DG continues to act as an informal advisor to the IDWN (website, networking).
The GLI activity with the domestic workers organizing project has been funded partially by the Berti-Wicke-Stiftung, a Swiss foundation supporting socialist and feminist causes, which contributed CHF10,000. (In addition, of course, of Karin’s salary contributed by WIEGO and CHF1,000 contributed by the IUF for work on the website in early 2009).

HNSA/GLI Project
HomeNet South Asia (HNSA), one of two regional organizations of home-based workers which survived the collapse of HomeNet International in 2003, is interested in creating the conditions for a reconstruction of HomeNet International and has offered a contract to the GLI to assist in this project. This would principally entail:

· Mapping exercise organizations working with home workers in Europe, Latin America, Africa
· Report of mapping exercise-name of organizations, type of home-based workers, type of trades engaged
· International Workshop or seminar for the formation of HomeNet International-content for the seminar, objective of the seminar
· Drafting Bylaws and registration of New HomeNet Intentional

This is a three-year project, starting in 2009, with a total budget of USD25,000 per year. A first instalment of USD25,000 for 2009 was received in February 2010.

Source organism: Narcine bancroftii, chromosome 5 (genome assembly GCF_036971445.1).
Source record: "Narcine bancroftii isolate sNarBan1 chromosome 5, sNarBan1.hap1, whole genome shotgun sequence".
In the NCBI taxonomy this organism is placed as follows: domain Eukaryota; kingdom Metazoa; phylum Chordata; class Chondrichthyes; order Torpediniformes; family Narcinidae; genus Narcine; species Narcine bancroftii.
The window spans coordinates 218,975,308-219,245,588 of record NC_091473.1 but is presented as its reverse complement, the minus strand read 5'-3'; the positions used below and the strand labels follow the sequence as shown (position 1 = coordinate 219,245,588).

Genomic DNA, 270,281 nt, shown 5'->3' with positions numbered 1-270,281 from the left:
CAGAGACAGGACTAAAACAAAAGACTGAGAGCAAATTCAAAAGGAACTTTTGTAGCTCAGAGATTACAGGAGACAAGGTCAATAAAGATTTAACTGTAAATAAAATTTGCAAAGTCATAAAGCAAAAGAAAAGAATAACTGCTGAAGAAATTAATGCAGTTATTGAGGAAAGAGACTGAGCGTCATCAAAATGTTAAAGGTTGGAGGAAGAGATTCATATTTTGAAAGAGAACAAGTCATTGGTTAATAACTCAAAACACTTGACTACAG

The mapping exercise is in progress, and Dave Spooner has written an education manual on the Home Work Convention (C. 177), which has been delivered to HNSA and which is in the process of being subedited.

A second assignment of the GLI for HNSA is to assist in the campaign to ratify C. 177. This entails:

· Regional workshop on C 177 in Bangladesh-developing content for the workshop, papers for the workshop, information from HomeNets
· Background work in country HomeNets-meeting with Govt. officials, ILO, organizations
· Developing information material for C 177
· Developing campaign strategy for C 177 for the countries like Nepal, Pakistan and Sri Lanka

WIEGO History Project
In early 2009 WIEGO proposed a contract to the GLI to undertake a historical analysis of informal workers’ international organizations, to be published as a sequence of three studies: home-based workers, street vendors and waste collectors. The contract provides for an initial payment to the GLI of USD5,000 and of a further payment of USD15,000 upon completion of the project.

Although DG signed this contract in May 2009, it subsequently proved that neither the deadline originally envisaged, nor the volume of work involved in all three studies, could be carried out by the GLI. The reasons are limited capacity and the pressure of other commitments, which are detailed above. The GLI therefore applied for a revision of the contract, limiting it to home-based workers,. and for an extension of the deadline (to March 31, 2011). It is hoped that by concentrating on home-based workers, this project may be a useful complement to the HNSA/GLI project and might contribute to the reconstruction of HomeNet International.

Karin Pape has continued working part time as an administrative assistant and as a researcher and writer on informal economy issues (see above).
As in the past, Oscar and Nora Payuyo have been responsible for cleaning and maintenance.

Ms. Mariane Grobet-Wellner has kept the GLI accounts in the period under review.
The financial report for 2009 is attached as an annex.

Download accounts:
Income & expenditure; Balance sheet